A device called an OTDR (Optical Time Domain Reflectometer) allows the operator to pin-point the break. It basically sends an optical pulse along the fiber and times the reflection that occurs at the break. Knowing the speed of light in fiber (roughly .67c) and the time the pulse travels to the break and back, allows calculation of the distance.
TE SubCom animation depicting cable repair process:
How does reflection occur at a break?
The break in cable usually breaks the fiber as a near perpendicular cleave (perpendicular the the axis of the core of the fiber). This creates a face on the end of the fiber. The angle of incidence of the light propagating down the fiber is nearly 90 degrees to the face of the break in the fiber. Since the index of refraction of the fiber is significantly different from the outside medium (air or seawater), the internal face of the fiber at the break acts like a mirror.
How are the repeaters powered?
The amplifiers (not really repeaters) are placed every 40 to 60 km (depending on cable design). Inside the sealed case are amplifier modules (typically EDFAs)- one for each fiber. The pump lasers and control electronics receive power through a copper conductor in the cable. This power is supplied by the landing stations as high voltage DC (can be 10,000s V- depending on the length of cable).
Is there a NOC specifically for monitoring the submarine system?
There is not necessarily a special NOC for the submarine systems. For the carrier I worked for, monitoring the submarine cable was little different than terrestrial optical systems. For the most part, the systems are self-monitoring and notify the NOC operators when a fault occurs or some parameter exceeds a threshold. If there is truly a fault, the NOC personnel are generally not capable of "fixing" the system - as in most cases, something serious has happened such as a fiber cut or amplifier failure. These types of outages require dispatching a repair crew.
How secure are the repeaters against wire tapping? I believe I read somewhere that it happened during the Cold War, has any new technology been employed to secure the data crossing transoceanic lines?
I have heard of the cold-war events - but do not know if they are true. Theoretically, you can "tap" any of the existing fiber systems whether terrestrial or submarine. In fact, most equipment actually has "tap ports" on it to allow diagnostic equipment to analyze the light signals. In any event, there is nothing magical about securing data across any network - it must be strongly encrypted at the end-points. If you are worried about security, then you must assume that your data will be intercepted - no matter what the intervening technology.
What's the average depth of the line? Are they purposely routed across the most shallow points?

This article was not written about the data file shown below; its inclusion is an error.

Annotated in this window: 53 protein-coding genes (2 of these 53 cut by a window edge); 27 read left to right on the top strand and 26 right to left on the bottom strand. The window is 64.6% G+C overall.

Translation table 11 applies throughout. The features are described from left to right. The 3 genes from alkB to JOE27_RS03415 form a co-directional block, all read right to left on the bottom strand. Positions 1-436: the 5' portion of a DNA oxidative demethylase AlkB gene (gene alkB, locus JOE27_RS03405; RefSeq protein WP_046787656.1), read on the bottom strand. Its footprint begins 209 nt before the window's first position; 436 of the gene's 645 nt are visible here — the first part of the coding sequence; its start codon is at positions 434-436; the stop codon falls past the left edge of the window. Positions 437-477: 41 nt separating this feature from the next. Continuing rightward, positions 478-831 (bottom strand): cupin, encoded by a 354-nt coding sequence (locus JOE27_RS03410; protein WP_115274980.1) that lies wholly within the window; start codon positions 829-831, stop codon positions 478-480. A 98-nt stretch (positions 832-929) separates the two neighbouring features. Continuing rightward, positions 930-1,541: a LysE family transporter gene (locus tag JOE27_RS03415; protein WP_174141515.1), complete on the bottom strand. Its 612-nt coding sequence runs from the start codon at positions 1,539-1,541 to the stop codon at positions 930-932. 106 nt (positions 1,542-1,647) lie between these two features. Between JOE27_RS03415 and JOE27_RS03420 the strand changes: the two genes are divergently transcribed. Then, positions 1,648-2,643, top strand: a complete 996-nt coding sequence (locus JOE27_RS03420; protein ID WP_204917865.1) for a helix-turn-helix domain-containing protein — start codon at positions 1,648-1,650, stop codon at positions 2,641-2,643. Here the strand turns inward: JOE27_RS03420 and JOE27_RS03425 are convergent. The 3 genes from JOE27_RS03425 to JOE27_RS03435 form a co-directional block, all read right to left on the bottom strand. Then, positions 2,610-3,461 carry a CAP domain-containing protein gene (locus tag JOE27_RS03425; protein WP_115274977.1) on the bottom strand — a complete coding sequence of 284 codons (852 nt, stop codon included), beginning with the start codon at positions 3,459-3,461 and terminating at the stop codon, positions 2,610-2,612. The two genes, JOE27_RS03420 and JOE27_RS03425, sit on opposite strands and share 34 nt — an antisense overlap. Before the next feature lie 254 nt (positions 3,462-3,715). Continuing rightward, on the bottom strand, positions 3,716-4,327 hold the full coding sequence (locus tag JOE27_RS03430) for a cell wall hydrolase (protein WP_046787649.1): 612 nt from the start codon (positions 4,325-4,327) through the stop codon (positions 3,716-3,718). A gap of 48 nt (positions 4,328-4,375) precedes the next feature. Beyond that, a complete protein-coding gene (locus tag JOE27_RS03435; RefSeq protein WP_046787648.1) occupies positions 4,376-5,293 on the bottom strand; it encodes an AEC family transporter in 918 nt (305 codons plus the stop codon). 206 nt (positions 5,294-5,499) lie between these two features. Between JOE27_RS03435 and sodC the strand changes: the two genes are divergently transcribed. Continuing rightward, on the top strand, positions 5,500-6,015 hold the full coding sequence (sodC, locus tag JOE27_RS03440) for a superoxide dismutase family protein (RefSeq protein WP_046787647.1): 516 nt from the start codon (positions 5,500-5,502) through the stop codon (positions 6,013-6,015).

The cables follow the undersea topology, there is little attempt to restrict the depth. It is more important to minimize the length of the cable.
What advice would you give to an engineer sitting in an enterprise NOC if he or she wanted to get involved in a project like this?
There are many aspects to designing, installing, operating and maintaining optical networks. Depending on specifically what an individual is interested in doing, they might want to focus on specific things.
For example, if the person is interested in the actual cable construction, you would need to work for a vendor as the cable construction is done at the vendor's facility (Alcatel is a big one). The construction of the cable is a custom job for every cable system built and requires people of many different skill sets - everything from optical engineers, to mechanical engineers, to electrical engineers, etc. Most of the people involved in the cable design are experienced engineers - many of them have PhD.
If you were interested in the installation or maintenance aspect of a submarine cable (maybe you fancy being a pirate on the high seas), then getting experience in the maritime trades via the navy, coast guard, or shipping fleets might be a good start. I suppose the ships are sometimes looking for basic "grunts" and "deck hands". However, submarine cable laying is not a large industry and the work is probably not continuous. There just are not that many submarine cables being built at any given time.
If you want to be involved in the architecture part, you would need to be in the architecture group in a service provider that was planning on paying for a new submarine cable. Being a network architect usually takes many years of experience in designing and running many types of networks before you can acquire the broad skills necessary to do architectural work. The architects and designers in carriers contract with the vendors to build and install the submarine cable systems.
Network architecture is the type of work I have been doing for many years.